Reflections and buzz from inside the program on UM’s first spring under Mark Richt:
Richt and other UM coaches say the roster they inherit doesn’t have enough depth, not enough speed at receiver, not a “superman” at defensive tackle and not enough at cornerback.
An NFL scout who covers the Southeast and was on UM’s campus this offseason said there’s still a clear gap between UM’s talent and the talent of top 20 SEC programs at several positions including offensive and defensive lines and running back (where there’s no Todd Gurley or an Alabama-caliber starting running back, as one UM person said).
“Miami doesn’t get the truly elite defensive linemen anymore,” the scout said, noting Ereck Flowers and Brandon Linder (both in the NFL) were, in his mind, the only recent UM offensive linemen who were genuinely the caliber to be able to start on quality SEC teams.
As Richt told WQAM’s Joe Rose on Friday: “Offensive line, it's one thing to have numbers; it's another thing to have guys you really think you can put in the game and be able to protect your quarterback and provide space for your backs.... I don't think that we have a boatload of them. [But] if we stay healthy, we'll be OK.... We're thin at receiver, defensive back as well."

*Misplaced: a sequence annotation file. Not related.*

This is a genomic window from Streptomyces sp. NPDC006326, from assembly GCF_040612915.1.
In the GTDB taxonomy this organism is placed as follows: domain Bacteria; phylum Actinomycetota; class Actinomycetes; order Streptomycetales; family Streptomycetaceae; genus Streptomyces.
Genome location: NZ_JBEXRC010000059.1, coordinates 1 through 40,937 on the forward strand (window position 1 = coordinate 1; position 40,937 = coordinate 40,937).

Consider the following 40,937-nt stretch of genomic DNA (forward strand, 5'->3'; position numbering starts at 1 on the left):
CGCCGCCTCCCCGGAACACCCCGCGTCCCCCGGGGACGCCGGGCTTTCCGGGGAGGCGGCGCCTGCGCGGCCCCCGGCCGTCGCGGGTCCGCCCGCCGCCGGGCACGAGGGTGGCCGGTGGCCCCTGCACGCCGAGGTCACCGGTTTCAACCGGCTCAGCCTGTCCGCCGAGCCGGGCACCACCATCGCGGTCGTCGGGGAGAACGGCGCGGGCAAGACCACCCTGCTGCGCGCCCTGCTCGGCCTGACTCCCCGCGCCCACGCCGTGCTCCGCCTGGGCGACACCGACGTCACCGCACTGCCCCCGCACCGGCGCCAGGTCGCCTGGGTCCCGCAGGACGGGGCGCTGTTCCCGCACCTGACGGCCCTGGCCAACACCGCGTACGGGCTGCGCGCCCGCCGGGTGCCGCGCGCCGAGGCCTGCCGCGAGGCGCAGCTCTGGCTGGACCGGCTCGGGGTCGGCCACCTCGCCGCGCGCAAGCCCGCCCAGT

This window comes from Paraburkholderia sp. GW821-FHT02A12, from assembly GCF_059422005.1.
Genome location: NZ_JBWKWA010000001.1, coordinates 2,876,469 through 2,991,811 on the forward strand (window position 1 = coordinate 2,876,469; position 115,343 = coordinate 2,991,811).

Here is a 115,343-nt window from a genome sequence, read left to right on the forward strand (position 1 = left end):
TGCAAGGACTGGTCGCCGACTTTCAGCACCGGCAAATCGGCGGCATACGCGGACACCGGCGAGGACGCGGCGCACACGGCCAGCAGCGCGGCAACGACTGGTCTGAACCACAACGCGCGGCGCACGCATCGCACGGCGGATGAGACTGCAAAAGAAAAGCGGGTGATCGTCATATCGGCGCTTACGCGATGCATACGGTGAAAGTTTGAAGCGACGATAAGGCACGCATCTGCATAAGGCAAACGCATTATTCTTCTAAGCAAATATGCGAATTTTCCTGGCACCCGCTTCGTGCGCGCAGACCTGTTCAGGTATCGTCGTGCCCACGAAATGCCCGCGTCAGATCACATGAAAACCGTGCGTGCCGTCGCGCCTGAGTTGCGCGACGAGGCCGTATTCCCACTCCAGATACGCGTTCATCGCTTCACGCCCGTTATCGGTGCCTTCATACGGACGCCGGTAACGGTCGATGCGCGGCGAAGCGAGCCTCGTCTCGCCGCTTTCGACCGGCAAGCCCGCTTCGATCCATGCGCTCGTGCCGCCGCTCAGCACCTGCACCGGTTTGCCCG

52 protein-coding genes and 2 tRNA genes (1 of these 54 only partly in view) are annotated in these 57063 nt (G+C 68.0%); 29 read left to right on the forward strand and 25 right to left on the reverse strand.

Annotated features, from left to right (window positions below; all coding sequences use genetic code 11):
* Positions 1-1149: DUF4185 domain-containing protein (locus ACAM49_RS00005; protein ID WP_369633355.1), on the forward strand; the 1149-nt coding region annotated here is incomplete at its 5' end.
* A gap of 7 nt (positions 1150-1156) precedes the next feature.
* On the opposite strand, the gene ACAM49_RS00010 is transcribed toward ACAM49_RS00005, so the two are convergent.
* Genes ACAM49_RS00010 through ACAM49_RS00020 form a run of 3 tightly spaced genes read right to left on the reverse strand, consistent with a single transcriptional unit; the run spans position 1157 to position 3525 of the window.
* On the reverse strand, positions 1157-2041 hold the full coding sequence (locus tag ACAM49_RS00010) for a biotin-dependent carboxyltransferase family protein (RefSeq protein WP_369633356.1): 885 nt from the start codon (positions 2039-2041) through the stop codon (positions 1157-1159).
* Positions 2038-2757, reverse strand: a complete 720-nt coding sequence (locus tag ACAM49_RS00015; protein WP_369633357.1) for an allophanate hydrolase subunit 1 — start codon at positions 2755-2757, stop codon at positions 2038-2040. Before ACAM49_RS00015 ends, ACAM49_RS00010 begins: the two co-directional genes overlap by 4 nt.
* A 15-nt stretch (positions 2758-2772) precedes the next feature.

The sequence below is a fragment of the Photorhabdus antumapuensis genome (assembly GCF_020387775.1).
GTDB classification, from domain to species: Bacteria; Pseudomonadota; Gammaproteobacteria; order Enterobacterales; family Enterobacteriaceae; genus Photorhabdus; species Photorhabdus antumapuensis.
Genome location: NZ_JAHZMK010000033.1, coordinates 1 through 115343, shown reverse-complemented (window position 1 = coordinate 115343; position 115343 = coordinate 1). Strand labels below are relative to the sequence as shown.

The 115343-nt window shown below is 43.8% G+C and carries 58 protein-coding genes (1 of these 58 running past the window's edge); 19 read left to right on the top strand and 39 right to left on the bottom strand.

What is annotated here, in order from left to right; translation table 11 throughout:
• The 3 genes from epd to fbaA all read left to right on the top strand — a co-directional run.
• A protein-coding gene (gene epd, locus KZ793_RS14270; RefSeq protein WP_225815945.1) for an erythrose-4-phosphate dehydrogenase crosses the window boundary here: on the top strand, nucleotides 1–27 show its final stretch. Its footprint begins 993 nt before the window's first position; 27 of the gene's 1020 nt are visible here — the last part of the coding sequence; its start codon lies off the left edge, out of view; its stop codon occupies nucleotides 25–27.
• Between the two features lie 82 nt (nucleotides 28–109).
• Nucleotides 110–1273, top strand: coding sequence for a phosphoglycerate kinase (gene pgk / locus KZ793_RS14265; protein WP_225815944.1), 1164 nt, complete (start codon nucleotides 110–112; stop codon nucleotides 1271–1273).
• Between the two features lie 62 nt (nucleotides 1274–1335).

Under Richt, “Georgia was known for elite athletes at pretty much every position,” NFL Network’s Mike Mayock said Friday, and UM knows there are multiple spots where it lacks Georgia-level talent.
But Richt’s staff is working hard to correct this; Miami’s 2017 class (with 15 oral commitments) is rated third nationally by rivals.com and 247sports.com. And UM emerged from spring feeling very good about several things. Among them:
• UM people who were here last year and watched practice this spring rave about the improvement in Brad Kaaya’s accuracy, in spite of facing a ton of blitzes in practice.
Kaaya, a potential first-round pick in 2017 or 2018, still is in the shotgun some but he’s under center more than last year. Richt told WQAM's Marc Hochman & Co. that he now puts Kaaya in the same tier as other top QBs he has coached: Matt Stafford, Aaron Murray and former Heisman Trophy winners Chris Weinke and Charlie Ward.
“There is no doubt,” Richt said. “All of those guys have different skills sets. Some may move better than Kaaya. Stafford has a stronger arm than anyone I ever coached. [Kaaya] is a super accurate passer. He has plenty of arm to throw any pass you need to throw. He's a student of the game. He gets it. He's a neat kid. I really enjoy him.”